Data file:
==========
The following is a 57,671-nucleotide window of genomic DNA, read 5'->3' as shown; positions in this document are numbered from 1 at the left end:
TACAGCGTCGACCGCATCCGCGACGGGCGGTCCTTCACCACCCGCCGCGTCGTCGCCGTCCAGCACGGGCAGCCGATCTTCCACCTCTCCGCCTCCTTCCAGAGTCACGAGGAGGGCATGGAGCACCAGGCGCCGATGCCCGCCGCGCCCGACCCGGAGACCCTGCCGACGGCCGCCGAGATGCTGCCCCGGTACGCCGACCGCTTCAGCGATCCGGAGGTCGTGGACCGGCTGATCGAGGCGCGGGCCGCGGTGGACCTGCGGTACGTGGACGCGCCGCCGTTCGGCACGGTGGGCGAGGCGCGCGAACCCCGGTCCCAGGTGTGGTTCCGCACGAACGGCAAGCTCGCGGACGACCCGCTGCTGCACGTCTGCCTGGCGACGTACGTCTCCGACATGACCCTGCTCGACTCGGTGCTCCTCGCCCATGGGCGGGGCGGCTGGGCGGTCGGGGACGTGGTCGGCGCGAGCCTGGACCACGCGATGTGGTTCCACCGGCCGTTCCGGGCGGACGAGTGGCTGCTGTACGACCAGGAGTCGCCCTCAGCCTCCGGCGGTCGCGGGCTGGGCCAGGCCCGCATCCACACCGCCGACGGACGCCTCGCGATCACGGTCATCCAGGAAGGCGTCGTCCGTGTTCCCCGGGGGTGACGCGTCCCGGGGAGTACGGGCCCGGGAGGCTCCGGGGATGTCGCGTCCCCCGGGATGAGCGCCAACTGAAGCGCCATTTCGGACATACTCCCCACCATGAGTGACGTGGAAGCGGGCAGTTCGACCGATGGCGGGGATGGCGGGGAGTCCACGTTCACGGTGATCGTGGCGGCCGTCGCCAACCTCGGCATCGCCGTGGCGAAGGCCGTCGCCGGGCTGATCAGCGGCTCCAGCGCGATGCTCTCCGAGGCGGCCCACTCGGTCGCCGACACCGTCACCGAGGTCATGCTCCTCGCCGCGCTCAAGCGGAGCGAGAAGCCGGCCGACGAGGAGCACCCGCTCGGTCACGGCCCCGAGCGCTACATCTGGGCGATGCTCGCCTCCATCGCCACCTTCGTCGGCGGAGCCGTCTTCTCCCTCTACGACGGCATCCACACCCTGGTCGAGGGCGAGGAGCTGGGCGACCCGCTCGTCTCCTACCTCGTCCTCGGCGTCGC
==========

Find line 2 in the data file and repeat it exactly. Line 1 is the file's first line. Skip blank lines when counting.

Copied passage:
TACAGCGTCGACCGCATCCGCGACGGGCGGTCCTTCACCACCCGCCGCGTCGTCGCCGTCCAGCACGGGCAGCCGATCTTCCACCTCTCCGCCTCCTTCCAGAGTCACGAGGAGGGCATGGAGCACCAGGCGCCGATGCCCGCCGCGCCCGACCCGGAGACCCTGCCGACGGCCGCCGAGATGCTGCCCCGGTACGCCGACCGCTTCAGCGATCCGGAGGTCGTGGACCGGCTGATCGAGGCGCGGGCCGCGGTGGACCTGCGGTACGTGGACGCGCCGCCGTTCGGCACGGTGGGCGAGGCGCGCGAACCCCGGTCCCAGGTGTGGTTCCGCACGAACGGCAAGCTCGCGGACGACCCGCTGCTGCACGTCTGCCTGGCGACGTACGTCTCCGACATGACCCTGCTCGACTCGGTGCTCCTCGCCCATGGGCGGGGCGGCTGGGCGGTCGGGGACGTGGTCGGCGCGAGCCTGGACCACGCGATGTGGTTCCACCGGCCGTTCCGGGCGGACGAGTGGCTGCTGTACGACCAGGAGTCGCCCTCAGCCTCCGGCGGTCGCGGGCTGGGCCAGGCCCGCATCCACACCGCCGACGGACGCCTCGCGATCACGGTCATCCAGGAAGGCGTCGTCCGTGTTCCCCGGGGGTGACGCGTCCCGGGGAGTACGGGCCCGGGAGGCTCCGGGGATGTCGCGTCCCCCGGGATGAGCGCCAACTGAAGCGCCATTTCGGACATACTCCCCACCATGAGTGACGTGGAAGCGGGCAGTTCGACCGATGGCGGGGATGGCGGGGAGTCCACGTTCACGGTGATCGTGGCGGCCGTCGCCAACCTCGGCATCGCCGTGGCGAAGGCCGTCGCCGGGCTGATCAGCGGCTCCAGCGCGATGCTCTCCGAGGCGGCCCACTCGGTCGCCGACACCGTCACCGAGGTCATGCTCCTCGCCGCGCTCAAGCGGAGCGAGAAGCCGGCCGACGAGGAGCACCCGCTCGGTCACGGCCCCGAGCGCTACATCTGGGCGATGCTCGCCTCCATCGCCACCTTCGTCGGCGGAGCCGTCTTCTCCCTCTACGACGGCATCCACACCCTGGTCGAGGGCGAGGAGCTGGGCGACCCGCTCGTCTCCTACCTCGTCCTCGGCGTCGC